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Can I use the same OEM Win7 key if I change my mobo? - Page 3

post #21 of 22
You can really tell who has lots of money and the vast majority of the rest of us in this forum. I don't ever rip off nor do I condone downloading and ripping off software companies of their hard work. However, in the case of Microsoft raping it's customers so vigorously I'll be darned if I'm going to buy a brand new Product Key everytime I upgrade some piece of hardware. A full version retail copy of Windows isn't worth more than $50 IMHO and I think most of you agree.

For crying out loud how much money does Microsoft need anyway when thousands of their employees are millionaires and Bill Gates along with several others are Billionaires? I feel so badly (not!) that they get ripped off by software pirates considering their prices are retail theft anyway!
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post #22 of 22
Quote:
Originally Posted by Mrniceguy8211 View Post
Idk, I think that if YOU bought the computer that had the "OEM" version of windows on it, and down the road you decide to upgrade your CPU,Ram,Motherboard, etc and are no longer using the original components from the OEM, you still payed for the Windows License with the cost of the PC when it was new. And the PC maker ( Compact, Asus, HP, Dell etc.. ) still payed Microsoft for said Windows License, so as long as only you the original purchaser of PC and only 1 PC ( 1 MoBo, 1 CPU, etc ) are being used with the license that you "bought" with that PC then all is well IMO. Now if you are trying to build a new PC and use you OEM key with it and the PC that the OEM Key came with at the same time... that would be wrong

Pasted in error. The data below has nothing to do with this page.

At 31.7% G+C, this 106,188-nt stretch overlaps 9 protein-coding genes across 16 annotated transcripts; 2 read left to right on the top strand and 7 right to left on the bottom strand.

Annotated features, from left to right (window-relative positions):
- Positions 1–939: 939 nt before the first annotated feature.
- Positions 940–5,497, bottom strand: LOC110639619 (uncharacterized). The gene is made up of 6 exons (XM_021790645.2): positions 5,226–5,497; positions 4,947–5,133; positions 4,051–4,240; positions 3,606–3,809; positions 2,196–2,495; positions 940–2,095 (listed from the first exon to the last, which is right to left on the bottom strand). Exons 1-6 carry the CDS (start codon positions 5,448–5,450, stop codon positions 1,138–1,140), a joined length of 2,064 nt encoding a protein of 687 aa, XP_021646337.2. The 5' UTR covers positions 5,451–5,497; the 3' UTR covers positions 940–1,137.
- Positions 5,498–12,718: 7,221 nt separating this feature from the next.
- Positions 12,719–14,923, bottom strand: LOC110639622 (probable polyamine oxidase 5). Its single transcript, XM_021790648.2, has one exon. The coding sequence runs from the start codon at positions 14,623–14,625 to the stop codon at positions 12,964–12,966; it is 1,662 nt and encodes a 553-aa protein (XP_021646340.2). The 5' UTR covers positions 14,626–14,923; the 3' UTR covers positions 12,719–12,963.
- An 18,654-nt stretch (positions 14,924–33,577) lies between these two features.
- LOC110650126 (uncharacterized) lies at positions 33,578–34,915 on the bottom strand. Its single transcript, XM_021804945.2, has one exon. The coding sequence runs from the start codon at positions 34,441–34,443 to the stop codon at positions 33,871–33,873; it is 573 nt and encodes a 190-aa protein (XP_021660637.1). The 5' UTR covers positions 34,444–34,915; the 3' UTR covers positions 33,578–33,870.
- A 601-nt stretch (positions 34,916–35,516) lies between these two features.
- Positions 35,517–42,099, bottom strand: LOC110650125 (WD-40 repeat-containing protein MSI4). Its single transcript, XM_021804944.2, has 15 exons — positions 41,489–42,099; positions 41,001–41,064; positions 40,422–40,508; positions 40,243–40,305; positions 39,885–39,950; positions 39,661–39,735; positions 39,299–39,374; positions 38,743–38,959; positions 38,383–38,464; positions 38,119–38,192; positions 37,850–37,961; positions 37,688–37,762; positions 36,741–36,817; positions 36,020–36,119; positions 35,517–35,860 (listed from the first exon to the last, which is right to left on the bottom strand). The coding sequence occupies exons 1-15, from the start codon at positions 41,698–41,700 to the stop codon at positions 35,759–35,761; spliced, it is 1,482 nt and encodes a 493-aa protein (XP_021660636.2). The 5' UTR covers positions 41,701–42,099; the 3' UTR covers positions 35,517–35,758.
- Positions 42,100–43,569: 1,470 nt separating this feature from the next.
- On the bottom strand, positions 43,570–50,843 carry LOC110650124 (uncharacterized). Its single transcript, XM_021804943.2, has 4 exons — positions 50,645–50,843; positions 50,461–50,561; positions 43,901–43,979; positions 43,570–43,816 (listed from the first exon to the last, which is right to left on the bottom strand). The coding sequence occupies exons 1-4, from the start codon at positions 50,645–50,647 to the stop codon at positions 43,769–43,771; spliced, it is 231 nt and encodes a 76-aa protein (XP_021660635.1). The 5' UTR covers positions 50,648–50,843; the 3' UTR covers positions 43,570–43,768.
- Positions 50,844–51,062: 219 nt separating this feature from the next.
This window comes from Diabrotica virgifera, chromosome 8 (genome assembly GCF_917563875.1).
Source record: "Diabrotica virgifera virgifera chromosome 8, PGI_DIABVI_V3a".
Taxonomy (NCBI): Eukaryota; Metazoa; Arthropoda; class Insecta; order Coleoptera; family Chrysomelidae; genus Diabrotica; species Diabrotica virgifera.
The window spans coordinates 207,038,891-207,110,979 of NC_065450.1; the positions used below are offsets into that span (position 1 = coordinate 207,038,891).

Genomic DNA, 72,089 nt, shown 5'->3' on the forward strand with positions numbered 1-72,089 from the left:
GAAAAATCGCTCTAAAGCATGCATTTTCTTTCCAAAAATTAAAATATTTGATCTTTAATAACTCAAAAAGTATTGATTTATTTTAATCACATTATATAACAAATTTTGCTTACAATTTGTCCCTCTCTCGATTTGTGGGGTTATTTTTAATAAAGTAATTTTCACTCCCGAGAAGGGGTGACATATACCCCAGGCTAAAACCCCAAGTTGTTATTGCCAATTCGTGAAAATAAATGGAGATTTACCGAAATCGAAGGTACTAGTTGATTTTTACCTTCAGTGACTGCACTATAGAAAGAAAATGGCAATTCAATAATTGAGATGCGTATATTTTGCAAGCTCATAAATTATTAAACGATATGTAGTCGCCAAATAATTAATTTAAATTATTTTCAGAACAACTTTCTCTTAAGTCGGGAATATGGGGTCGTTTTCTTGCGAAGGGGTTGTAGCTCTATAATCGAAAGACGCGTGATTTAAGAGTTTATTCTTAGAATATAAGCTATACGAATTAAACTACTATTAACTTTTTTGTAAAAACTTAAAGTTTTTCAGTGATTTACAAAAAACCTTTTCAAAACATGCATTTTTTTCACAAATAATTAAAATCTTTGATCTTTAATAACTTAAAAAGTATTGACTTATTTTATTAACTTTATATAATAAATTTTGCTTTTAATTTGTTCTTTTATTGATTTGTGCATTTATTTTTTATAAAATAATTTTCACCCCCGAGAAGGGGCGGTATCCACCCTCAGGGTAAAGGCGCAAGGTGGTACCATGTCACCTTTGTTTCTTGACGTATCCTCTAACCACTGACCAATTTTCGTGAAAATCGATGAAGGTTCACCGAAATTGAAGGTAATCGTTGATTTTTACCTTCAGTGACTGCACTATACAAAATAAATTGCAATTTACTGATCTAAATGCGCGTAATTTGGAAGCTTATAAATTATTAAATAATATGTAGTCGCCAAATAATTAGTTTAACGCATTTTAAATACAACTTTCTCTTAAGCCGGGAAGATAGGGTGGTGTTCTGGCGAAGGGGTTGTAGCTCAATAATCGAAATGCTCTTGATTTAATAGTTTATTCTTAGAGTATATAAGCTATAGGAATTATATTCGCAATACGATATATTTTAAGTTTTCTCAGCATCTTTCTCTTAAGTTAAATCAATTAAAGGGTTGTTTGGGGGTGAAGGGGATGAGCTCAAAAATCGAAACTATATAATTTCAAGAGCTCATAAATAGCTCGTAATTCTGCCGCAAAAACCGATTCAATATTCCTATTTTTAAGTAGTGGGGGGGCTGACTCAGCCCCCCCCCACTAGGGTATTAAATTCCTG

The EULA for OEM Windows Product Keys states that we are not really supposed to attempt the following:
  1. Retire an old system or motherboard
  2. Use the same OEM Product Key from the old system or motherboard on the new system or motherboard

But as I said before, even though we are not supposed to attempt it, it can still be done and there are no tricks involved in doing it.

Quote:
Originally Posted by briangp View Post
I bought my first ever copy of windows when I built this computer a few weeks ago. Pretty sure anything boxed on a shelf is RETAIL right? I changed motherboards and was able to reactivate at least. I thought it used to say right on the CD key, retail or OEM, but it doesn't on mine.